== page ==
Joe Biden

U.S. President-elect Joe Biden gives a thumbs-up as he leaves Pennsylvania Hospital after a follow up appointment at the radiology department December 12 in Philadelphia, Pennsylvania.

Our Top Weekend Reads

Why Biden thinks the way he does about foreign policy, what the future holds for an America on the brink, and what the Cold War policy of containment means for our current moment—all from our latest magazine issue.

William Burns, the then-undersecretary of state for political affairs, testifies before the Senate Foreign Relations Committee in Washington on March 17, 2011.

Under Burns, the CIA Gets a New Focus

Biden’s pick for the agency’s director shows that diplomacy is back.

A photo proof from the Toronto Star archives of John Kenneth Galbraith 
on Dec. 29, 1972.

America Abandoned Its Economic Prophet. The World Embraced Him.

John Kenneth Galbraith was an intellectual celebrity 50 years ago—and it would be a mistake to ignore him today.

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How to Restore U.S. Credibility in Africa

By standing up for democracy and free trade, the United States can outflank China and Russia, its authoritarian rivals on the continent.

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A New Pivot to Asia

The fuzzy goodwill between Biden and America’s Asian allies will soon be tested by China’s growing power.

Joe Biden in Washington on Dec. 14., 2017.

Inside Joe Biden’s Foreign-Policy Worldview

The next U.S. president isn’t an intellectual—and that’s a good thing.

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Foreign Policy Begins at Home

The best way for Biden and Harris to build better partnerships abroad is to get America’s own house in order—and that begins with human rights.

The author’s essay in the Winter 1970-71 inaugural issue of Foreign Policy.

Grave New World

Why Biden’s job will be so much harder than his predecessors’.

The headquarters of Danske Bank, under investigation for money laundering, in Copenhagen on Sept. 25, 2018.

Biden Can’t Fight Corruption Without Help From Europe

To stop drug traffickers, criminals, and kleptocrats from laundering their loot, the United States and EU must join forces.

Gen. Lloyd Austin prepares to testify before the U.S. Senate Armed Services Committee in the Dirksen Senate Office Building in Washington, DC, on Sept. 16, 2015.

Now Is a Bad Time to Weaken Civilian Control Over the Military

Biden’s nomination of a retired general to head the Pentagon reinforces a dangerous trend. His confirmation must come with concrete safeguards.

The Asia Group  chairman and CEO Kurt Campbell attends the China Development Forum in Beijing on March 23, 2019.

Biden Makes His First Bold Move on Asia

The appointment of Kurt Campbell as Biden’s right hand on Asia will supercharge the incoming administration’s policy to counter China.

A staff member positions an Iranian flag on a stage after a group picture during the Iran nuclear talks at Vienna International Centre in Austria on July 14, 2015.

With Iran, Biden Can’t Let Perfect Be the Enemy of Good

Why any new agreement would likely be worse than resuscitating the existing deal.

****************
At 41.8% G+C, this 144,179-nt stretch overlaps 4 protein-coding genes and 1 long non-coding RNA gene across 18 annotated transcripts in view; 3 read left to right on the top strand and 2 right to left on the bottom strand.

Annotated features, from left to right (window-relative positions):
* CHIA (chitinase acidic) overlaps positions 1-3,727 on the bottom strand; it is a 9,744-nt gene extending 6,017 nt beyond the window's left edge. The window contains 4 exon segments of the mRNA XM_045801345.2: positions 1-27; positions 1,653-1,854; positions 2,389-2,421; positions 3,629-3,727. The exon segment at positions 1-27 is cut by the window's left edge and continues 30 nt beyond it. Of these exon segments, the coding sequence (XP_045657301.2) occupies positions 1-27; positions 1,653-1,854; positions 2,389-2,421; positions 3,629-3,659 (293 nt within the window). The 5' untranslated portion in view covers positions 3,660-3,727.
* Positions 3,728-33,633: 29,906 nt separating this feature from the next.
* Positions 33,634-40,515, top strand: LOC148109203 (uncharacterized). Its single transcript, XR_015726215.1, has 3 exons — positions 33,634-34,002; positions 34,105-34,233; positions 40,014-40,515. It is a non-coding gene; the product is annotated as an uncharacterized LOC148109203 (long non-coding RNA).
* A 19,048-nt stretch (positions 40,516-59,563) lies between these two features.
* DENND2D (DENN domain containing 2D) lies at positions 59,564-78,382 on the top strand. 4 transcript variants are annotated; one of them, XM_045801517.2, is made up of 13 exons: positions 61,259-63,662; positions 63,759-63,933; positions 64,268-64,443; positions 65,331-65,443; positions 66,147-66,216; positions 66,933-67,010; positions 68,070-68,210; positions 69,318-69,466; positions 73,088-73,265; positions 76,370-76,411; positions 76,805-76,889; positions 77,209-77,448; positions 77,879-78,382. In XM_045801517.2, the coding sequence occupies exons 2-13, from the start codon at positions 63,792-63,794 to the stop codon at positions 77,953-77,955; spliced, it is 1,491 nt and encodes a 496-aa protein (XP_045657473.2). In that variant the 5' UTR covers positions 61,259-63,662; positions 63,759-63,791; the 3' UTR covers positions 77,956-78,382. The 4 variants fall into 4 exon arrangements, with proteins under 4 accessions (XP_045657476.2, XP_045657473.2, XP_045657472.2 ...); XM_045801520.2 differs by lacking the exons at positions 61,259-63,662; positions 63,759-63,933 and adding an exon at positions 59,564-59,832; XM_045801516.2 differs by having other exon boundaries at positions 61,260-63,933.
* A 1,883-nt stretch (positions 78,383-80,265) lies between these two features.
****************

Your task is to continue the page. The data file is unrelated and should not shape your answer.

U.S. President-elect Joe Biden

Biden Can’t Make Washington a Beacon for Human Rights by Returning to Business as Usual

The world stepped up while the United States stepped back from defending human rights. The next U.S. president should join them.

Members of the National Guard patrol outside of the U.S. Capitol in Washington, DC on Jan 12.

All the Capitol Rioters Should be Tracked Down

But not in ways that will only further entrench the surveillance state.

As a presidential candidate, Joe Biden exits after delivering remarks on the Trump administrations recent actions in Iran and Iraq in New York on Jan. 07, 2020.

How Biden Can Help Prevent War on Iran—Right Now

Law and precedent bar the new administration from diplomacy before Inauguration Day. But that doesn’t mean its hands are tied.

Supporters of U.S. President Donald Trump storm the U.S. Capitol in Washington on Jan. 6.

Our Top Weekend Reads

An opportunity for Biden, populism’s online fires, and the need for transitional justice.

A protester waves the Sahrawi flag in front of the Spanish Ministry of Foreign Affairs in Madrid on Dec. 10, 2020.

Biden Can Backtrack on Trump’s Move in Western Sahara

Labeling the Polisario Front a separatist insurgency rather than anti-occupation movement sets a dangerous precedent. But there’s also no strategic reason Biden can’t back away from Trump’s brash turn on day one.

U.S. President Donald Trump holds up a memorandum reinstating sanctions on Iran after the U.S. withdrawal from the Iran nuclear deal at the White House in Washington on May 8, 2018.

Why Biden’s Plan to Rejoin the Iran Deal Makes No Sense

This week’s escalation of tensions by Tehran looks like blackmail to force Biden to abandon sanctions—and give up leverage over the regime.

A young Uighur activist holds up a poster during a demonstration outside the Foreign Office in Berlin before talks between the Chinese and German foreign ministers on Sept. 1.

Why the Persecution of Muslims Should Be on Biden’s Agenda

The incoming U.S. president must hold China and other countries accountable for religious persecution—and counter Beijing’s global campaign to destroy human rights.

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